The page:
Great Britain refuses Russian money

The UK intends to close loopholes in its own legislation to prevent Russia from using the country's financial system to launder corrupt revenues.
The Committee on Foreign Relations of the British Parliament issued a report "Moscow Gold: Russian Corruption in the UK", in which he outlined his view on the further strategy of confrontation with Russia. The main tools of this struggle should be the adoption of additional anti-corruption laws and the disclosure of the registries of beneficiaries of companies registered in the British offshore jurisdictions.

The report of parliamentarians calls on the UK government to "impose sanctions on more individuals connected with the Kremlin and those responsible for gross violations of human rights ... to close the opportunities for Russia to issue sovereign debt obligations with the help of VTB's sanctioned bank and ... stop the" dirty money "in the UK." All this, according to parliamentarians, needs to be done, because, despite the sanctions imposed by the US and EU, "Putin (Putin) and his allies continue to hide their corrupt incomes in London."

British parliamentarians believe that with these revenues, Vladimir Putin "supports his campaign to destroy the rule-based international system, harms our allies, and also destroys the international network of mutual assistance that supports Britain's foreign policy." Deputies are worried that London is "not serious enough to repel President Putin's attacks."

The fight is proposed to be strengthened by measures of the law on combating money laundering, as well as "strengthening cooperation with overseas territories and crown lands". There, we recall, includes many offshore zones - for example, the Isle of Man, Jersey, Cayman and Virgin, popular with Russian businessmen. Parliamentarians "welcome the government's decision to help the overseas territories create a register of beneficiaries of companies registered there, accessible to the general public" until 2020.

The parliamentarians outlined the report's conclusions and proposals based on the testimony of a number of officials and experts, both British and Russian. Among them are Thomas Keating from the United Royal Institute for Defense Studies, journalist Luke Harding, chess player and opposition politician Garry Kasparov, anti-corruption activist Roman Borisovich and Vladimir Ashurkov, businessman, associate of Aleksei Navalny's policy and one of the founders of the Anti-Corruption Fund, forced to leave Russia in April 2014.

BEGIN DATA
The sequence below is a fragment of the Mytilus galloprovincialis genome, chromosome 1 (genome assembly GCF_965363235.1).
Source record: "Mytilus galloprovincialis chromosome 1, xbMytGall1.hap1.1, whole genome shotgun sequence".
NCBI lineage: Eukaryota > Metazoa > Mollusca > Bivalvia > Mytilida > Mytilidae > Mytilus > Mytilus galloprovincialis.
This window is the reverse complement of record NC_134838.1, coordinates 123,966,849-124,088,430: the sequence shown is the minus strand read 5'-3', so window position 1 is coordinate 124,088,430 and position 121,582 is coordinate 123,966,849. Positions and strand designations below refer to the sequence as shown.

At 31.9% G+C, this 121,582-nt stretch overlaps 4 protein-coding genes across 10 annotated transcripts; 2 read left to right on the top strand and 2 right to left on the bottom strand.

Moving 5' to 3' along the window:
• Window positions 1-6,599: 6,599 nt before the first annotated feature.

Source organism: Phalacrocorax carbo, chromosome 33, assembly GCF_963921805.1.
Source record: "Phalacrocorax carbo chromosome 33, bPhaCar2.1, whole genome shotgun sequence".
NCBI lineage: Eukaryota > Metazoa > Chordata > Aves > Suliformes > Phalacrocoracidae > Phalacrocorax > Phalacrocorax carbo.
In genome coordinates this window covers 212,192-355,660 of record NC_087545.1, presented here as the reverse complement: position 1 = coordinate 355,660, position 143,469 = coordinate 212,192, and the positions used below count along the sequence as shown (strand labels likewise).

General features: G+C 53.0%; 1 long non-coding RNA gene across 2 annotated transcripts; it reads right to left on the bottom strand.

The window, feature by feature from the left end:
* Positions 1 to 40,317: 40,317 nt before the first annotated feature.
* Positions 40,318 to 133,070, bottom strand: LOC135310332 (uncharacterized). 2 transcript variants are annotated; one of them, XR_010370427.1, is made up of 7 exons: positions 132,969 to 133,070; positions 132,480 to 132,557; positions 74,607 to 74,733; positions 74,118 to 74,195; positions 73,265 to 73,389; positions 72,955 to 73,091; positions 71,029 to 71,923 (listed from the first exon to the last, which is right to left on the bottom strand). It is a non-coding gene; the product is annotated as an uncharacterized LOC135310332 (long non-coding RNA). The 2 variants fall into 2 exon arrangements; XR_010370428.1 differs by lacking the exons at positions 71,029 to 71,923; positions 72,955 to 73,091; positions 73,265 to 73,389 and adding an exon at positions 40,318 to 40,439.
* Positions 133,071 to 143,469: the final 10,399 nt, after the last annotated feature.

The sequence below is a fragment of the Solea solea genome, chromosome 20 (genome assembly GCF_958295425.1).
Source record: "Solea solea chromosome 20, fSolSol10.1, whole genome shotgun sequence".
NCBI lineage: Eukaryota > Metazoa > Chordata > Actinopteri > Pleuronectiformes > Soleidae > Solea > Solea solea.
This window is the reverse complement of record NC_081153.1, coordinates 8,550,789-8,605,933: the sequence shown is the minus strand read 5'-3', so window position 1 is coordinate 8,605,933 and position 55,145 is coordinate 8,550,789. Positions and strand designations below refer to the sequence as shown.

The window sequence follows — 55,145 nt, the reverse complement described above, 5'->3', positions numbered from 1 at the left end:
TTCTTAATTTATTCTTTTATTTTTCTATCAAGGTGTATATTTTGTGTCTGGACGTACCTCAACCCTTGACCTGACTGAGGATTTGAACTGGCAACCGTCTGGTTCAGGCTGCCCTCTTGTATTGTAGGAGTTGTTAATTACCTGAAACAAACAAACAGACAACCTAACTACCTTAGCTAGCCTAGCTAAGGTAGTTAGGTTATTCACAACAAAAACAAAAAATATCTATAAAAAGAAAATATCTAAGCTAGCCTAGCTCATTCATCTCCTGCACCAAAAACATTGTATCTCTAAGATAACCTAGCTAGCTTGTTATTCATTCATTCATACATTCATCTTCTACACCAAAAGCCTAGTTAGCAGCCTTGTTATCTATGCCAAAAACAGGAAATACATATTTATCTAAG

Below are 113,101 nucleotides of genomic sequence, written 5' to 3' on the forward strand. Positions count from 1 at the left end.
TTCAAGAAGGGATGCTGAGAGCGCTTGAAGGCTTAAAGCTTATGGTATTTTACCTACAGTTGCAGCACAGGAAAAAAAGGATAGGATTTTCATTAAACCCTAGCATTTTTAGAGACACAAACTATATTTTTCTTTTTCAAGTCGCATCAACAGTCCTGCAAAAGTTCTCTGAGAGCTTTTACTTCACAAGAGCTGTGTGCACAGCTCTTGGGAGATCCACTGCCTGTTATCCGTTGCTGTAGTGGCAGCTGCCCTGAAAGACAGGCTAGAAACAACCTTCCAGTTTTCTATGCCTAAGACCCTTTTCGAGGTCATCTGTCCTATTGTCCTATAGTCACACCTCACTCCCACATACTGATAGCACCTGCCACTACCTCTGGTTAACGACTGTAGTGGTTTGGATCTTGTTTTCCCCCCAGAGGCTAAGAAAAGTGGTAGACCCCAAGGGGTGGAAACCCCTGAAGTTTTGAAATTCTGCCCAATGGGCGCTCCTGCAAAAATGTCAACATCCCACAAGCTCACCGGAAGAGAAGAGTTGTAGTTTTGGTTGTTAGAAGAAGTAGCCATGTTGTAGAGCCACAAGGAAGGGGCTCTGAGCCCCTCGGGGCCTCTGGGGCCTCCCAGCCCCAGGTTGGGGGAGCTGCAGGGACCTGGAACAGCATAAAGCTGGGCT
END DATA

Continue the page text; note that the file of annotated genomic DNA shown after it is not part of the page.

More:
The authors of the report point to the frequent contradictory signals that London gives to Moscow. On the one hand, Great Britain imposed tough sanctions against individual Russians and sent 23 Russian diplomats, on the other hand it allows Gazprom to sell bonds on the London Stock Exchange for € 750 million, and En + to Oleg Deripaska for £ 1 billion in November 2017. The authors of the report acknowledge that the operations were legal, but they believe that they were committed thanks to "loopholes" in the legislation that must be covered up.

Professor Mark Galeotti, professor of the Institute of International Relations in Prague, calls on the British authorities "to be more aggressive and predatory in their approach to Moscow," since "Russia openly announced to us (Great Britain -" b ") a political war." The authors and experts of the report urge that the law on combating money laundering passing through the final stages be adopted more quickly and that a "list similar to Magnitsky's act" be added to it to punish not only those close to Vladimir Putin but also those who violate the rights rights in Russia. They also insist that Russia should lose the opportunity to use British jurisdictions to issue sovereign debt.

"As a nuclear state, a permanent member of the UN Security Council, Russia remains one of the world's major players, which occupy an important place," the authors of the report summarize. "It can be a force that strengthens world security and stability, but instead of acting according to international rules, Putin's regime uses asymmetric methods to achieve its goals and uses "useful idiots" in the West to strengthen the effect of its propaganda. " Only a coherent and consistent strategy will help Great Britain and Western states to prevail, the report authors believe.